In the early 1900s, a young dentist named Frederick McKay moved to a Colorado town where the residents’ teeth — though in some cases stained chocolate brown — had far less decay than was typical back then. He and other researchers eventually linked the phenomenon to fluoride in the town’s drinking water — a eureka moment that would usher in what is often called one of the 10 great public health achievements of the 20th century. Grand Rapids, Mich., in 1945 became the first city to fluoridate its water supplies. Today, two out of every three Americans receive drinking water containing the chemical, and the federal government is pushing to raise the numbers further.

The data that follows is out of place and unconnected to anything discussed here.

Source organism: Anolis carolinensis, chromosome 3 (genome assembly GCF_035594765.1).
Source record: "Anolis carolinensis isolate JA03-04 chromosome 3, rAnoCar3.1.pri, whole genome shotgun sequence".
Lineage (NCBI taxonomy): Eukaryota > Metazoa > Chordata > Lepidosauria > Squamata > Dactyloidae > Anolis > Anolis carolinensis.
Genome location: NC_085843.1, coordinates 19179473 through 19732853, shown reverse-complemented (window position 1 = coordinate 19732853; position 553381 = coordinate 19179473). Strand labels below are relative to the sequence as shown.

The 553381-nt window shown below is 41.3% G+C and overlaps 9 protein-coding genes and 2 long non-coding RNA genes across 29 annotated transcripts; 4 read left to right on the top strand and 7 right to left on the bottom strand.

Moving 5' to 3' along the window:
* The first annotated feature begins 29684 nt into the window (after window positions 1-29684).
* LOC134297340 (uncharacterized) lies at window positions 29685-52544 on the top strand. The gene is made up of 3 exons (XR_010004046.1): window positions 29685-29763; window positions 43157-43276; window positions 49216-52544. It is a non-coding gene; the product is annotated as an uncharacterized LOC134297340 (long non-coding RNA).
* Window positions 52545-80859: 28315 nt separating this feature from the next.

Yet few substances found in drinking water trigger as emotional and polarized a public reaction as fluoride. In the fevered imaginations of conspiracy theorists, including members of the John Birch Society, fluoridation was denounced as a Communist plot, a view satirized in the film “Dr. Strangelove.”
It turns out that, when it comes to fluoride, there is a risk of getting too much. Abundant evidence suggests that while a small dose of the chemical can help prevent cavities, some American children are being exposed to amounts of fluoride that could be harmful to their teeth — and, possibly, even damaging to their brain development. A key reason is that our daily exposure to fluoride has been increasing for years, with the chemical used in everyday items such as bottled drinks, processed foods, toothpastes and mouthwashes, along with pesticide residues and even the air, thanks to industrial emissions.